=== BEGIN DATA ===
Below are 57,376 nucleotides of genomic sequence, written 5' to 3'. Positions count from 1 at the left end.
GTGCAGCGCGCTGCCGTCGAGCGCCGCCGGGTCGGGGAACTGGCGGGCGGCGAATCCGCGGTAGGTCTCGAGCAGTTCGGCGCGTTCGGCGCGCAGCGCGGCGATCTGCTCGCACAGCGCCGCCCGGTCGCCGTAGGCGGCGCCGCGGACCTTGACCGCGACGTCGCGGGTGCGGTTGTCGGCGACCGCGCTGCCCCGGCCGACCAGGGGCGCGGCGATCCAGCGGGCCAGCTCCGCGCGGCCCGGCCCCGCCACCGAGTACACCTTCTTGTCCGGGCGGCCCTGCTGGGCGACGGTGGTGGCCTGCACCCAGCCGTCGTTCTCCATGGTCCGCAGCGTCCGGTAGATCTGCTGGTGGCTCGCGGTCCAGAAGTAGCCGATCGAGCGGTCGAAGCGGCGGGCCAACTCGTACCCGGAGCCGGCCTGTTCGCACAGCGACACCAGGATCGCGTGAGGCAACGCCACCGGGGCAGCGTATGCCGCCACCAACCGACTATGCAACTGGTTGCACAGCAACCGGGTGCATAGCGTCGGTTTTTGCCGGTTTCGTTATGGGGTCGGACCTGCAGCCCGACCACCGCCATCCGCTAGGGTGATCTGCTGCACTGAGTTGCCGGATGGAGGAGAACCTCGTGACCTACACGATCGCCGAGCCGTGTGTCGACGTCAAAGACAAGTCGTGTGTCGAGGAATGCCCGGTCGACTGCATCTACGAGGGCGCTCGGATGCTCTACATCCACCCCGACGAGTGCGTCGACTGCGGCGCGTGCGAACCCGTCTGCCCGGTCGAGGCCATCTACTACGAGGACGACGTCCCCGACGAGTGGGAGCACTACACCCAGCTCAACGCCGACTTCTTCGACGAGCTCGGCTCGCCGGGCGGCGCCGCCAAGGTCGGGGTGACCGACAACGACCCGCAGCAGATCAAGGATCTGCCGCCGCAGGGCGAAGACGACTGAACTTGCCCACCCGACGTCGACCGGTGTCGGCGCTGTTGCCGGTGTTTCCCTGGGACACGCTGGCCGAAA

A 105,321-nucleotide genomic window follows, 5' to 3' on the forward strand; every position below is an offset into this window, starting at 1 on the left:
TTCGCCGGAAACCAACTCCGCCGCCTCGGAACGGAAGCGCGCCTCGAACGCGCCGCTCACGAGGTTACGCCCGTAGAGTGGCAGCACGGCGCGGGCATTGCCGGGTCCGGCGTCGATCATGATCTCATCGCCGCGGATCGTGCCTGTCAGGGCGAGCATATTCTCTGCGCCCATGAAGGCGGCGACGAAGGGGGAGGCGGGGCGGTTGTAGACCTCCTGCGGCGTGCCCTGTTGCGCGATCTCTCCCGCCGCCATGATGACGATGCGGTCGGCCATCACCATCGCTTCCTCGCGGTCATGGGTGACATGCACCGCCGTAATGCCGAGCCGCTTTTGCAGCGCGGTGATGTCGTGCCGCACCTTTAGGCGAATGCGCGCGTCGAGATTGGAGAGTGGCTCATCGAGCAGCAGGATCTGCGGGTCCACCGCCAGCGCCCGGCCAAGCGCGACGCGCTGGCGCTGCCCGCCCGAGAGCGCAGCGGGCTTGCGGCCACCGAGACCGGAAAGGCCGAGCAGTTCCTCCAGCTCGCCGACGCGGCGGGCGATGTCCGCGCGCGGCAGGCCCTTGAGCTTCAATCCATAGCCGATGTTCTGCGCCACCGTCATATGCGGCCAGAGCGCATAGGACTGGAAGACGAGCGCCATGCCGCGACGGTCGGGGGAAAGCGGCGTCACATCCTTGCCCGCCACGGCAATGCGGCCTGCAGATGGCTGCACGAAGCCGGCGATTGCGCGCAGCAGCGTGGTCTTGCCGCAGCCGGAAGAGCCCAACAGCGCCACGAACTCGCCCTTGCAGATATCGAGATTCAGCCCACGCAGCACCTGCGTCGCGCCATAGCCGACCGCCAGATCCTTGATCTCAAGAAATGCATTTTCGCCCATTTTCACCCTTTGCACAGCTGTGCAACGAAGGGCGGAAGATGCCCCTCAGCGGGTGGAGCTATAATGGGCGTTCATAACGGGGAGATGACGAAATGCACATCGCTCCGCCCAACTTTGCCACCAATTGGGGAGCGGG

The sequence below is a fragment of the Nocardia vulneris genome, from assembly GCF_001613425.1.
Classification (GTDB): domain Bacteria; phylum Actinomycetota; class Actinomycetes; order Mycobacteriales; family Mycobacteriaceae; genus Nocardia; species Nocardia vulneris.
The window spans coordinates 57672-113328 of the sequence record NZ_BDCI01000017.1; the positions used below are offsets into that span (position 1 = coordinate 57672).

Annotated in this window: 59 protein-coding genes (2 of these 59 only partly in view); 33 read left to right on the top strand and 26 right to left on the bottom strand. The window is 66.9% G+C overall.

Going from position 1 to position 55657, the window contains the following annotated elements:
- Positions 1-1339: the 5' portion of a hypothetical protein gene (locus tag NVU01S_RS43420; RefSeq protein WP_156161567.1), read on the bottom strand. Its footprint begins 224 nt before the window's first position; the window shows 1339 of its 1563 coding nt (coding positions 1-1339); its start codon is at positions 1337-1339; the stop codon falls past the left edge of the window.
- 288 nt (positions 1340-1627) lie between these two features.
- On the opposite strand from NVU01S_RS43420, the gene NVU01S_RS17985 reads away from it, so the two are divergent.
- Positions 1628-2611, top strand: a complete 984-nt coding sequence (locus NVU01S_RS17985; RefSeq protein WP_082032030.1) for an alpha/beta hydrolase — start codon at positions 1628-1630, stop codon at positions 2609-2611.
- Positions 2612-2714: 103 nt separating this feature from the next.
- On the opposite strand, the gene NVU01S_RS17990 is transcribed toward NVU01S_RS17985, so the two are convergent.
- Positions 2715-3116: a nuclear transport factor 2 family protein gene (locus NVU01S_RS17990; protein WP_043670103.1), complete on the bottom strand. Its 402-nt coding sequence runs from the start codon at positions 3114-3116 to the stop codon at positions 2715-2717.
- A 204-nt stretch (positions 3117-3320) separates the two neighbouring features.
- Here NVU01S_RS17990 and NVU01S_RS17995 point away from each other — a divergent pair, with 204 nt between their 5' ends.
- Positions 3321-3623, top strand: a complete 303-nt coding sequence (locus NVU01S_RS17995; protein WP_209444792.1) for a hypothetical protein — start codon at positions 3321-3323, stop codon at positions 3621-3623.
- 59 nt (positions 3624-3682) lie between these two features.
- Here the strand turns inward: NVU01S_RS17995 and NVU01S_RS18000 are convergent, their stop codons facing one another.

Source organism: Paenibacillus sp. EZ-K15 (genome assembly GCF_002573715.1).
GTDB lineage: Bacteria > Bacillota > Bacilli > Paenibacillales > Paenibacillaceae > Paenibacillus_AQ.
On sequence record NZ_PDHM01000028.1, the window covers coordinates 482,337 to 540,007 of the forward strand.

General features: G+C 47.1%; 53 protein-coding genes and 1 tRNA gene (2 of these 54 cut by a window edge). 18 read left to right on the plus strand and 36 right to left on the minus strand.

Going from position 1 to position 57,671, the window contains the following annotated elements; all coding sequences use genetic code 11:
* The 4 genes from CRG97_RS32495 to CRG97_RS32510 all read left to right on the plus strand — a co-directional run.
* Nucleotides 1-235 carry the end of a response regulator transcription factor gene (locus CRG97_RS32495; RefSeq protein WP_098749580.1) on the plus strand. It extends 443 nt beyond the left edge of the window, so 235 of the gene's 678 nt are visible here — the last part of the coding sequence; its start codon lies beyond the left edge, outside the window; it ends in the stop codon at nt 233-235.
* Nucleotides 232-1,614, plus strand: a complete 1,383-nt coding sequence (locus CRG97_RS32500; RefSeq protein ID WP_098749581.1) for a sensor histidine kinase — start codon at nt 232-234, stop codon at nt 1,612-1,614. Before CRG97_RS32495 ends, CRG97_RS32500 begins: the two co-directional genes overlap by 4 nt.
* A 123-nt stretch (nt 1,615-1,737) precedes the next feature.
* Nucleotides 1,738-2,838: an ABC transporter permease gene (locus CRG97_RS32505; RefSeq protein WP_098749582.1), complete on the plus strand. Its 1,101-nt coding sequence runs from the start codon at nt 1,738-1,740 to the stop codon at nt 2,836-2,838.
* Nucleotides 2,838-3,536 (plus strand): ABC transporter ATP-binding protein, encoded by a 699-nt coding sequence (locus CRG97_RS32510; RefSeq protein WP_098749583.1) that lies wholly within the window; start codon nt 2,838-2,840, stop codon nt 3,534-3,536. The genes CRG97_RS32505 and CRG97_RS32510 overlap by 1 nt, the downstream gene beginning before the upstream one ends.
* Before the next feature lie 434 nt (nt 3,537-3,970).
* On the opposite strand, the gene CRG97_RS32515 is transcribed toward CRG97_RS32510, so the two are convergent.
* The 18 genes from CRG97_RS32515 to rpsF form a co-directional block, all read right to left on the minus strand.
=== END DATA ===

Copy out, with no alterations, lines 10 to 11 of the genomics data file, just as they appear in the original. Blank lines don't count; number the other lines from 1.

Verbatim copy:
- Positions 1-1339: the 5' portion of a hypothetical protein gene (locus tag NVU01S_RS43420; RefSeq protein WP_156161567.1), read on the bottom strand. Its footprint begins 224 nt before the window's first position; the window shows 1339 of its 1563 coding nt (coding positions 1-1339); its start codon is at positions 1337-1339; the stop codon falls past the left edge of the window.
- 288 nt (positions 1340-1627) lie between these two features.